November 21, 2016

Watch: One Reason Why 'Blade Runner' is the Most Symbolically Complex Movie Ever Made

Here's what Ridley Scott's masterpiece can teach you about using color in your own work. 

Adapted from Phillip K. Dick's novel Do Androids Dream of Electric Sheep?, Ridley Scott's 1982 film Blade Runner is a classic of science fiction, as well as a deeply subversive movie. (Its dystopian world defied all the "rules" at a time when Star Wars had codified the genre.) Over the years, its troubled production history and many cuts have led to near-Shining levels of devotion to and debate over the film's meaning.

Rob Ager of Collative Learning recently looked at the use of the color red in the eyes of the characters (and the mise-en-scène of the film itself). It shows how, by looking at a small piece of the film, larger thematic trends are revealed; the visual ambiguity inherent in the movie is valuable for any filmmaker to contemplate. 

It's always difficult to translate a novel to the big screen. As an almost entirely visual—as well as ruthlessly temporal—medium, film demands that the subtleties of fiction find a visual correlation that, in all likelihood, will be lacking from the written work. The two operate on different plains of symbolic logic (verbal and visual). From the beginning of the film, Scott uses the image of the eye—and especially the "red" eye—to telegraph meaning to the audience. But what is that meaning? 

"The eye is really the most important organ in the human body. It's like a two-way mirror; the eye doesn't only see a lot, the eye gives away a lot."

In the film, Harrison Ford's character, Rick Deckard, is a Blade Runner, or a member of a "Special Police Squad" tasked with the elimination of replicants, a form of advanced A.I. and perceived existential threat to humanity following a bloody mutiny. Replicants are difficult to discern from humans and must be given psychological tests to determine their humanity, or lack thereof. Deckard's love interest, Rachel (Sean Young), is both a replicant and an "experiment"; she has been given implanted memories to protect her from realizing that she is a replicant, thus will only live for a few years. The illusion of humanity subdues her. 

While red eyes appear throughout the film, and some of them appear on replicants, Ager quotes a forum member who said, "If replicants do have a natural red-eye effect, then why do Blade Runners bother with all that psychological testing? Why not just shine a light into their eyes?"

The common and usually undesired photographic effect of red eye occurs "when a camera flash goes off [and] the pupils of your subject's eyes don't have time to constrict to reduce the amount of light entering their eyes .... a large burst of light reaches their retinas, reflects back, and is captured on film." The redness that is captured is from blood vessels at the back of your eyes; paradoxically, this most human of features commonly represents artificial intelligence in science fiction (think The Terminator, or Hal 9000).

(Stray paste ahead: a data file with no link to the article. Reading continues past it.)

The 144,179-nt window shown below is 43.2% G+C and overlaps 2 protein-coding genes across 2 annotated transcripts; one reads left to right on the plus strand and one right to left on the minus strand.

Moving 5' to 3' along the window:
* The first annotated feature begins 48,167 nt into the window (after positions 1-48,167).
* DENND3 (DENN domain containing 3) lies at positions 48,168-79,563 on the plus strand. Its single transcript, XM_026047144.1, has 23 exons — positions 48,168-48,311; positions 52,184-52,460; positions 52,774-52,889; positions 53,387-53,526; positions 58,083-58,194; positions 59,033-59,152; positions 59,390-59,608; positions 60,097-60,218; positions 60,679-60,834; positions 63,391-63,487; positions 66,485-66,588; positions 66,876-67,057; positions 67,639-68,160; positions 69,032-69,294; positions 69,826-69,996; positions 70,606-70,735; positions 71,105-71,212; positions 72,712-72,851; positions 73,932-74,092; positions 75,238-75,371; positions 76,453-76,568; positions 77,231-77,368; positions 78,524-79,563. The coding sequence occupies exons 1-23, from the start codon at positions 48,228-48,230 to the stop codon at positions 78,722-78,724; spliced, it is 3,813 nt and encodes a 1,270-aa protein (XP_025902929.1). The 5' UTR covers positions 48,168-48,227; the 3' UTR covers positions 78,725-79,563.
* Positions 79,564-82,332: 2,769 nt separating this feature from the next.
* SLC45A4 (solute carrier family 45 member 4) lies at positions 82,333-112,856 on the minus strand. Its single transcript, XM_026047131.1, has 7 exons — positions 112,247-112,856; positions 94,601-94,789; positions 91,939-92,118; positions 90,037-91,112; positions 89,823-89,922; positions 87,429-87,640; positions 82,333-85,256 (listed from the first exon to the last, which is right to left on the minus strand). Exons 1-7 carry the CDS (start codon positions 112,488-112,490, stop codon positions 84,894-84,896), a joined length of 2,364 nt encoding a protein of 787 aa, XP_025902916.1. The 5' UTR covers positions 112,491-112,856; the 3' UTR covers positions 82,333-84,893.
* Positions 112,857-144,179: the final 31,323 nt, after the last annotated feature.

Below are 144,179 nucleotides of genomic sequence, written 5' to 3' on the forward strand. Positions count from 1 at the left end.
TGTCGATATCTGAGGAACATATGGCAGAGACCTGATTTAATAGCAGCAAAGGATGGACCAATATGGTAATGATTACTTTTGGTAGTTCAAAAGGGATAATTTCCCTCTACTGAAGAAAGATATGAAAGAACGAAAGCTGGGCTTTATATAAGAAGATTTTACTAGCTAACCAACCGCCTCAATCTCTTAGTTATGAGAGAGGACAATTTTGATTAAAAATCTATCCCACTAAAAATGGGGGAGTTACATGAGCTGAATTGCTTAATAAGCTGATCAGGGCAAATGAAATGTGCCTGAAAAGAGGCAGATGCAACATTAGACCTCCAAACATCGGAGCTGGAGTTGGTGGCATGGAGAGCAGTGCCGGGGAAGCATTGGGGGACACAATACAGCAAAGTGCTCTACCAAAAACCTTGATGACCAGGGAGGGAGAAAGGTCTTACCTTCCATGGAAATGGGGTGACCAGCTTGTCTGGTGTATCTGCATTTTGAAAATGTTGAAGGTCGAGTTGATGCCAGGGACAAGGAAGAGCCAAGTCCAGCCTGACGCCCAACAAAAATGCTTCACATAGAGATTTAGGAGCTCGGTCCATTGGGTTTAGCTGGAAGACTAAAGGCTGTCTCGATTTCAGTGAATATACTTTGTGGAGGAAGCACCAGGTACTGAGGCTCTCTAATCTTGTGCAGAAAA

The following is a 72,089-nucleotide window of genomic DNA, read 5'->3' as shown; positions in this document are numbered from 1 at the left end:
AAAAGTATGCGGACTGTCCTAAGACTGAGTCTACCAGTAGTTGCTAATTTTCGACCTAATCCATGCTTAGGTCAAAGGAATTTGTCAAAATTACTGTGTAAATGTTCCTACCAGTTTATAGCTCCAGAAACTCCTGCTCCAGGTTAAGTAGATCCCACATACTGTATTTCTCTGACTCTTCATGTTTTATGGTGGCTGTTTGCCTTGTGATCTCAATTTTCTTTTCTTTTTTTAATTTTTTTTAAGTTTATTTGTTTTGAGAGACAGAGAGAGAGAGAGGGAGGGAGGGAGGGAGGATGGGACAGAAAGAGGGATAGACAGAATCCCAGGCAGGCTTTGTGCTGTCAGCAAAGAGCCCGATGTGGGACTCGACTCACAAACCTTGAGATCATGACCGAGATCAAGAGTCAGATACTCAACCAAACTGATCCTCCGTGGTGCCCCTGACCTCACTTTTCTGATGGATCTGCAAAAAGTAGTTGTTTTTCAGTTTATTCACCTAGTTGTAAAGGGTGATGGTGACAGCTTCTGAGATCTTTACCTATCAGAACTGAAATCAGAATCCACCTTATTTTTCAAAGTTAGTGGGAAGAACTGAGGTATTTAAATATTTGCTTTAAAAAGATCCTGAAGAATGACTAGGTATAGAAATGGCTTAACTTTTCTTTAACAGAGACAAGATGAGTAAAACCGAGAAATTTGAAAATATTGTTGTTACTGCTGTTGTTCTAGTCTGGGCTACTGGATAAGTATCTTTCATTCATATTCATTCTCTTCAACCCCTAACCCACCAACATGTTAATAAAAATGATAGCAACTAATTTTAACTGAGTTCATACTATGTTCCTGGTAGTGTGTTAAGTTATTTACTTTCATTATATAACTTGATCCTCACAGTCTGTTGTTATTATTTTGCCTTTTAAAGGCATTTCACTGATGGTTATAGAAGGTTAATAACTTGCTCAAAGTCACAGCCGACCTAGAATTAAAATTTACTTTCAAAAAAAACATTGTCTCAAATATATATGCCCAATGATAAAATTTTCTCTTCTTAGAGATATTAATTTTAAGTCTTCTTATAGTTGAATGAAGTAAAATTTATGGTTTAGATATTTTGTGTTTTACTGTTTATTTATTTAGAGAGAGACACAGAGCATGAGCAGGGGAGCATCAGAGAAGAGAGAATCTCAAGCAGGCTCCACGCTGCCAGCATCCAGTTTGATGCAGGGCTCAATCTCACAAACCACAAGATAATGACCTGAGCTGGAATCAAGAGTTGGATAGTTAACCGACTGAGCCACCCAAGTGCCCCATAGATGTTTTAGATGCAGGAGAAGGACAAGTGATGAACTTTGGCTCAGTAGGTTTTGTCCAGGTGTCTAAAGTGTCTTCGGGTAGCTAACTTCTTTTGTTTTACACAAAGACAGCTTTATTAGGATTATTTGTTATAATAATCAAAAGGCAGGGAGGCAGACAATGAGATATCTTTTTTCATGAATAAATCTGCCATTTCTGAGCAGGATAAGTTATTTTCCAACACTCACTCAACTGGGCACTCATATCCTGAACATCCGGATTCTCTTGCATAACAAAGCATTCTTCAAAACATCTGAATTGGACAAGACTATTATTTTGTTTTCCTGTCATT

In the above scene, a replicant is given the so-called Voight-Kampff test, a series of questions that are innocuous to humans, but that reveal the true nature of replicants, who are unable to answer them properly. The test is administered by a machine with a rather prominent red dot at the center of a circle; and yet, the eyeball shown on the monitor screen in the clip above at 1:44 seconds, which belongs to Leon, who is a replicant, is green (the same eyeball is shown in Rachel's test at :39 seconds in the clip before that, though the characters have brown and blue eyes, respectively). According to Ager, the eyeballs on the monitors are actually stock footage. The symbolism is not uniform and appears to follow little rhyme or reason. 

But notice, in the explanatory titles at the beginning of the film, that the only word that appears in a color is the word "Replicant"in red. Ditto for the eye in the sign outside Eye World, a store where the eyes of several replicants have been manufactured. 

Ager believes that the reason for the seemingly capricious use of red eyes in the film and its characters—as well as the inconsistency with which it's deployed—is because "it's there for the audience, not the characters. In other words, it's metaphoric."

In another shot from the opening credits, we see the city and fire reflected in an eyeball, but this is not tied to any specific character. It could be said to represent the eye of the audience, who is going to receive knowledge that will be denied the characters. (Though the shots are edited to give the impression that they are coming from Deckard's POV, this spatial-temporal relationship is never clarified, and, in fact, he's shown in a room where he couldn't be looking at the vista reflected in the eye).